Preprint Review Version 1 Preserved in Portico This version is not peer-reviewed

Nucleic Acid Liquid Biopsies in Alzheimer’s Disease: Current State, Challenges, and Opportunities

Version 1 : Received: 23 August 2021 / Approved: 27 August 2021 / Online: 27 August 2021 (11:26:44 CEST)

How to cite: Soelter, T.M.; Whitlock, J.H.; Williams, A.S.; Hardigan, A.A.; Lasseigne, B.N. Nucleic Acid Liquid Biopsies in Alzheimer’s Disease: Current State, Challenges, and Opportunities. Preprints 2021, 2021080518 (doi: 10.20944/preprints202108.0518.v1). Soelter, T.M.; Whitlock, J.H.; Williams, A.S.; Hardigan, A.A.; Lasseigne, B.N. Nucleic Acid Liquid Biopsies in Alzheimer’s Disease: Current State, Challenges, and Opportunities. Preprints 2021, 2021080518 (doi: 10.20944/preprints202108.0518.v1).

Abstract

Alzheimer’s disease is the most common neurodegenerative disease and affects persons of all races, ethnic groups, and sexes. The disease is characterized by neuronal loss leading to cognitive decline and memory loss. There is no cure and the effectiveness of existing treatments is limited and depends on the time of diagnosis. The long prodromal period, during which patients’ ability to live a normal life is not affected despite neuronal loss, often leads to a delayed diagnosis because it can be mistaken for normal aging of the brain. In order to make a substantial impact on AD patients, early diagnosis may provide a greater therapeutic window for future therapies to slow AD-associated neurodegeneration. Current gold standards for disease detection include magnetic resonance imaging and positron emission tomography scans, which visualize amyloid β and phosphorylated tau depositions and aggregates. Liquid biopsies, already an active field of research in precision oncology, are hypothesized to provide early disease detection through minimally or non-invasive sample collection techniques. Liquid biopsies in Alzheimer’s disease have been studied in cerebrospinal fluid, blood, ocular, oral, and olfactory fluids. However, most of the focus has been on blood and cerebrospinal fluid due to biomarker specificity and sensitivity attributed to the effects of the blood-brain barrier and inter-laboratory variation during sample collection. Many studies have identified amyloid β and phosphorylated tau levels as putative biomarkers, however, advances in next-generation sequencing-based liquid biopsy methods have led to significant interest in identifying nucleic acids species associated with Alzheimer’s disease from liquid tissues. Differences in cell-free RNAs and DNAs have been described as potential biomarkers for AD and hold the potential to affect disease diagnosis, treatment, and future research avenues.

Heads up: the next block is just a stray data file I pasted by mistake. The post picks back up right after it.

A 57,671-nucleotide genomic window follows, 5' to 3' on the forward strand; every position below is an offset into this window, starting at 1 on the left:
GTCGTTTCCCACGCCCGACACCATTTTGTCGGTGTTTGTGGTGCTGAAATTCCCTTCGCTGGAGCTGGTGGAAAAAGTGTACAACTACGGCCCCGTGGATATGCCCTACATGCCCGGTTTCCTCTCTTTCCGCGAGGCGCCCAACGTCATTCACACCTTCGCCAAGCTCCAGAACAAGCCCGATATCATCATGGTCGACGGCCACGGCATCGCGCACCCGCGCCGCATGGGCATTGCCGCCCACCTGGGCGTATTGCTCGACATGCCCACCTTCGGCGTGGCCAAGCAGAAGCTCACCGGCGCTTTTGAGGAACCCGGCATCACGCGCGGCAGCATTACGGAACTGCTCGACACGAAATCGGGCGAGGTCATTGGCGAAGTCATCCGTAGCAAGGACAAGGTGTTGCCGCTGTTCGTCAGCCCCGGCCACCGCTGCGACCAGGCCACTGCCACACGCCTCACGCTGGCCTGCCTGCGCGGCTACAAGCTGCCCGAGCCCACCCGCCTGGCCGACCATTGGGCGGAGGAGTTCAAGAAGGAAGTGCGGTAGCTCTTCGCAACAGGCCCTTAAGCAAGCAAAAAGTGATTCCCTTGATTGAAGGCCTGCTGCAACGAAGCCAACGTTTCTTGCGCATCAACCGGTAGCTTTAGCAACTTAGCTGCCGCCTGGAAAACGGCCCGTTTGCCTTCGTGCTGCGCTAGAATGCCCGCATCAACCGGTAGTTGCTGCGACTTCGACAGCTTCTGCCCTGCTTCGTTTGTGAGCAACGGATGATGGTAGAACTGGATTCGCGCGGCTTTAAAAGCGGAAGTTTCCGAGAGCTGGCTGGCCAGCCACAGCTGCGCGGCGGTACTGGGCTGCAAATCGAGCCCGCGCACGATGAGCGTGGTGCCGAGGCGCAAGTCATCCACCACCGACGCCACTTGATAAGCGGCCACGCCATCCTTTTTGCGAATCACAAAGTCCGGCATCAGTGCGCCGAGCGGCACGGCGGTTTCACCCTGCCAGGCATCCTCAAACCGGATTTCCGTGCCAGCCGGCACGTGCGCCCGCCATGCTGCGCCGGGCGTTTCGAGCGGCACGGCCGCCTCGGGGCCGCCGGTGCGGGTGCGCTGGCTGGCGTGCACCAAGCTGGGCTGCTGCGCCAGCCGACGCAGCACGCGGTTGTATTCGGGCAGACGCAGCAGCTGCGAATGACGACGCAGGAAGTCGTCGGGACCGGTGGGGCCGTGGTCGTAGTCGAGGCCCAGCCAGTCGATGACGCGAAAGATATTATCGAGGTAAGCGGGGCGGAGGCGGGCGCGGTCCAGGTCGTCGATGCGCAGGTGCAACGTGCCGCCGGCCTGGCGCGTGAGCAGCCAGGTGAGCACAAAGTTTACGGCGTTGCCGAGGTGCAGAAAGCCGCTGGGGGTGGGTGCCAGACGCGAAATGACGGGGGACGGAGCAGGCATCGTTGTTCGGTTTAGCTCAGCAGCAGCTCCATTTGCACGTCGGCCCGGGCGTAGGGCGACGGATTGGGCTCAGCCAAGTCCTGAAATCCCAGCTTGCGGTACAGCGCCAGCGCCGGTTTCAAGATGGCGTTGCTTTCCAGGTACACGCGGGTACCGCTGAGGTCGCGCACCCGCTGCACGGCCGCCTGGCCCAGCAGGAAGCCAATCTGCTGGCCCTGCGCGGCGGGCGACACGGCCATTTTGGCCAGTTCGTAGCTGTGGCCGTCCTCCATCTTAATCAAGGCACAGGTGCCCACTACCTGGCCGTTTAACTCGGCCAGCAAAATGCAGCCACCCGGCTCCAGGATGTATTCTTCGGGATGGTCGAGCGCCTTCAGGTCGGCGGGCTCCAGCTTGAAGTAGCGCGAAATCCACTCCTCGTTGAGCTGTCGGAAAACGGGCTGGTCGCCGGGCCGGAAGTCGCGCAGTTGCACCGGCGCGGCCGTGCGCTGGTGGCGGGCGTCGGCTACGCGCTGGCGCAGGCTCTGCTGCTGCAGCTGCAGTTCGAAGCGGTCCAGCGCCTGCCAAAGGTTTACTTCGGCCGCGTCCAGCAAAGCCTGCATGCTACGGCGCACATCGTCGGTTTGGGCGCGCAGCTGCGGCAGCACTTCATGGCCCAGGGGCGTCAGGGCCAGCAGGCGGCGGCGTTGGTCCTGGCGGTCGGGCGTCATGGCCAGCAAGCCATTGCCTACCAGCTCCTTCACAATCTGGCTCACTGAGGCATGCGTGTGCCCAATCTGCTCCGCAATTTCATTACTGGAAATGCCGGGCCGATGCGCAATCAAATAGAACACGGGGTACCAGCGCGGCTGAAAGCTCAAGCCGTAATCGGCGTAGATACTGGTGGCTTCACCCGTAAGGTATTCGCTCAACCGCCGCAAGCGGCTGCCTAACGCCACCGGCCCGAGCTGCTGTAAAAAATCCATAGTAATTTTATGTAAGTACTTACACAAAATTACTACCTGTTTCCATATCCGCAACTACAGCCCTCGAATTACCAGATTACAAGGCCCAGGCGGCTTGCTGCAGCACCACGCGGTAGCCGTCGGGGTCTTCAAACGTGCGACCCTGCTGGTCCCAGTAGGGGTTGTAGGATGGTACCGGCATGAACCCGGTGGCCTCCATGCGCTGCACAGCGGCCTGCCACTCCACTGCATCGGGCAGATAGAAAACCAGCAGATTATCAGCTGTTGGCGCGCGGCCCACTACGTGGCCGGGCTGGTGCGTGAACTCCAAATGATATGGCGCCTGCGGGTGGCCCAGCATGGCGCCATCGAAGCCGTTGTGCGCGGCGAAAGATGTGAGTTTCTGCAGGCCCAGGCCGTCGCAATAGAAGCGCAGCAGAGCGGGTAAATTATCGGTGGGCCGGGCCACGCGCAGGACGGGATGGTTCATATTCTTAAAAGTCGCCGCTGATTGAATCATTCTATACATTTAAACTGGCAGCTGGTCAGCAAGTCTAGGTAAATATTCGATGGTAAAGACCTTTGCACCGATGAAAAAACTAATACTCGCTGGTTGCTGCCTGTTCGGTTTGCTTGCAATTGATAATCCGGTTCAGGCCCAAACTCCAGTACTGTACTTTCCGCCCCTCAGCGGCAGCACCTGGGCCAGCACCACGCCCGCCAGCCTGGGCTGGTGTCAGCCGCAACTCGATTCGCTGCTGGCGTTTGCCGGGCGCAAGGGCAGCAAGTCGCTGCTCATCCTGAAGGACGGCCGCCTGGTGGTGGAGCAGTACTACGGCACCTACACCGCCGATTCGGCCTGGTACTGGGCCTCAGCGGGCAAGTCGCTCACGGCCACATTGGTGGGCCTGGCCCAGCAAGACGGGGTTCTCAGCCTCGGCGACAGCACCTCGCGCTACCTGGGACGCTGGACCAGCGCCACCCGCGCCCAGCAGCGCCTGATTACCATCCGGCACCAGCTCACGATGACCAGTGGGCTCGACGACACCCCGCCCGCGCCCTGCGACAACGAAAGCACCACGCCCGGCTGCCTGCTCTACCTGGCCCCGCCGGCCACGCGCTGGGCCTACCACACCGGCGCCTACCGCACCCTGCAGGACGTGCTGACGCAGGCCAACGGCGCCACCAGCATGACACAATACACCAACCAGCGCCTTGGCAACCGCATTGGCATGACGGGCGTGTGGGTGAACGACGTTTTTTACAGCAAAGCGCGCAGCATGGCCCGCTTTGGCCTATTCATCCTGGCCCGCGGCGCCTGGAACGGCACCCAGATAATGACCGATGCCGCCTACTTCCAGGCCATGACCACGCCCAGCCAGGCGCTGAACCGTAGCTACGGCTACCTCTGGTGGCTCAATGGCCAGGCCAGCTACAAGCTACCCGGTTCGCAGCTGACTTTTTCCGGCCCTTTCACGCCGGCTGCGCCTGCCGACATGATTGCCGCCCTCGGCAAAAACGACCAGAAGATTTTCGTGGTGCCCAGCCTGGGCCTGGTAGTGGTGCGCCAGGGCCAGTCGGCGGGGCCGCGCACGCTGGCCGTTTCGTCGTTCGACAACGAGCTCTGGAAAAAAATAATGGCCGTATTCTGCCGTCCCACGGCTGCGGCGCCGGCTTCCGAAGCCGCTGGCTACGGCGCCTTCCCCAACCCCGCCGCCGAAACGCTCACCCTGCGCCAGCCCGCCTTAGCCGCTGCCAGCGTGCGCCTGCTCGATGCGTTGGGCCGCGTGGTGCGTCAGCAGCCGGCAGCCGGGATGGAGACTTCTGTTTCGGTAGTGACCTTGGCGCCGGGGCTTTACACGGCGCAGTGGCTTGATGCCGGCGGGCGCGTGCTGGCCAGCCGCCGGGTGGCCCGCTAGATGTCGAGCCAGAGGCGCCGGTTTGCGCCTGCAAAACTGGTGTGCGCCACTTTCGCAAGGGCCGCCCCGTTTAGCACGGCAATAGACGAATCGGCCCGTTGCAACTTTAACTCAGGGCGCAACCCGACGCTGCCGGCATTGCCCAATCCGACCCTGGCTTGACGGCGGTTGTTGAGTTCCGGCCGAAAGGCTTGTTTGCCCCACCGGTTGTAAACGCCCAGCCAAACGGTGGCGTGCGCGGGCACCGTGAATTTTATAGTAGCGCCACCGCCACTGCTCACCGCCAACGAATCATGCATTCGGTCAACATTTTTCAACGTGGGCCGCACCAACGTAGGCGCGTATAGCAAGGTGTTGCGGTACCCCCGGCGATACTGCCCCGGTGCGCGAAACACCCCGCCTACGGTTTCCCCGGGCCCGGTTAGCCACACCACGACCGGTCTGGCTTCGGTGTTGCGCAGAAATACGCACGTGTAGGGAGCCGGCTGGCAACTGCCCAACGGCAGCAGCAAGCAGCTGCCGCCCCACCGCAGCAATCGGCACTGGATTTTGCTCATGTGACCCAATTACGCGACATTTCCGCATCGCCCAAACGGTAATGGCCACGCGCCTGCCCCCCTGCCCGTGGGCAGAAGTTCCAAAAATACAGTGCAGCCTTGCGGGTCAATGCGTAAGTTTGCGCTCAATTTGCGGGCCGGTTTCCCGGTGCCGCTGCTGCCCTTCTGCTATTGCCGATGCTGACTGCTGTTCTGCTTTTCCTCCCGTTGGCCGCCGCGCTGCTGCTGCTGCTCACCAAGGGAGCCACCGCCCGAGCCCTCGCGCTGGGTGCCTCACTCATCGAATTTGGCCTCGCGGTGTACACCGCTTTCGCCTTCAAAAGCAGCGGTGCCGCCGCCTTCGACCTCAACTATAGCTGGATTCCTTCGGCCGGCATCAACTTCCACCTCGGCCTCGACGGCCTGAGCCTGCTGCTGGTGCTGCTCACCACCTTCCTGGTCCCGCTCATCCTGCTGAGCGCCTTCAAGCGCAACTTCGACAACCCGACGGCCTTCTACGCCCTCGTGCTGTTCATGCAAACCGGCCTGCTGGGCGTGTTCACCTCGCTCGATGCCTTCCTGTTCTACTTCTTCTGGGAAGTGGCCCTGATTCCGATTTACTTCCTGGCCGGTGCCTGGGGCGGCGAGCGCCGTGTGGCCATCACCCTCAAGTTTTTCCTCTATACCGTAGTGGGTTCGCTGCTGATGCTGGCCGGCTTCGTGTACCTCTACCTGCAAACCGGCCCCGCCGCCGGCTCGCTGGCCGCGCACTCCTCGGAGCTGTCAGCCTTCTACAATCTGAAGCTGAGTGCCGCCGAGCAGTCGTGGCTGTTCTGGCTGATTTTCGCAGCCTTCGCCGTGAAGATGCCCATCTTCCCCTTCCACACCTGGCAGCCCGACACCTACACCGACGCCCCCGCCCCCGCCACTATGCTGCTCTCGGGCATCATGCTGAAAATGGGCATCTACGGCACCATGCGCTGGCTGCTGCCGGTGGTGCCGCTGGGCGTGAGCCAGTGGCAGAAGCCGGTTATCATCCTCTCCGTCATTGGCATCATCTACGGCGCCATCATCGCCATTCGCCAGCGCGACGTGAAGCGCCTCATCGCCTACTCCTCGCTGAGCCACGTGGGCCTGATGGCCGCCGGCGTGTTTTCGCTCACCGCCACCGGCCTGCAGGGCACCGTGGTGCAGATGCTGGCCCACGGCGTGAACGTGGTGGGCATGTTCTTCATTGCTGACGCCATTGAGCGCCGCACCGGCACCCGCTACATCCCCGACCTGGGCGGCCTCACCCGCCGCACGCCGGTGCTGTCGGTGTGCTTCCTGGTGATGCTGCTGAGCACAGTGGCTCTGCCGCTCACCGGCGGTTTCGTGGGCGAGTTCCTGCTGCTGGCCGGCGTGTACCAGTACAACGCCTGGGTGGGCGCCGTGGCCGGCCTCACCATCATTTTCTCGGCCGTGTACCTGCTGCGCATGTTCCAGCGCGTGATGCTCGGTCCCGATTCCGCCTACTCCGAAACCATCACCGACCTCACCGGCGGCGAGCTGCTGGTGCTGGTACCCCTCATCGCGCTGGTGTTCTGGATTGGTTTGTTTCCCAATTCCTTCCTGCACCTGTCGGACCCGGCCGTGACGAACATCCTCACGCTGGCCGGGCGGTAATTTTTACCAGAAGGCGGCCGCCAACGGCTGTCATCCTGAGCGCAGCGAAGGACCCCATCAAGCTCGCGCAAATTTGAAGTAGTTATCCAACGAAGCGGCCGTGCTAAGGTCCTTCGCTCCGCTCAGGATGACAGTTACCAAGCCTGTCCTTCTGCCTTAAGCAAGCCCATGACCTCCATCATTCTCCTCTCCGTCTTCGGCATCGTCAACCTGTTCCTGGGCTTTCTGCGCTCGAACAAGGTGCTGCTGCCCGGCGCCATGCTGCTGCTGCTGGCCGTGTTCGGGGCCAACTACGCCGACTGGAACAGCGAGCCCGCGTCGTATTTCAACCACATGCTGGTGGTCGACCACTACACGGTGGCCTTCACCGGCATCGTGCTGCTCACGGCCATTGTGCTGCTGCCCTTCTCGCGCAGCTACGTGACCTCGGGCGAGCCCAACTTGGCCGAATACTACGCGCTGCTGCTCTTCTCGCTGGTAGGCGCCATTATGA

Keywords

Alzheimer's disease; biomarkers; liquid biopsy; cell-free RNAs; cell-free DNA

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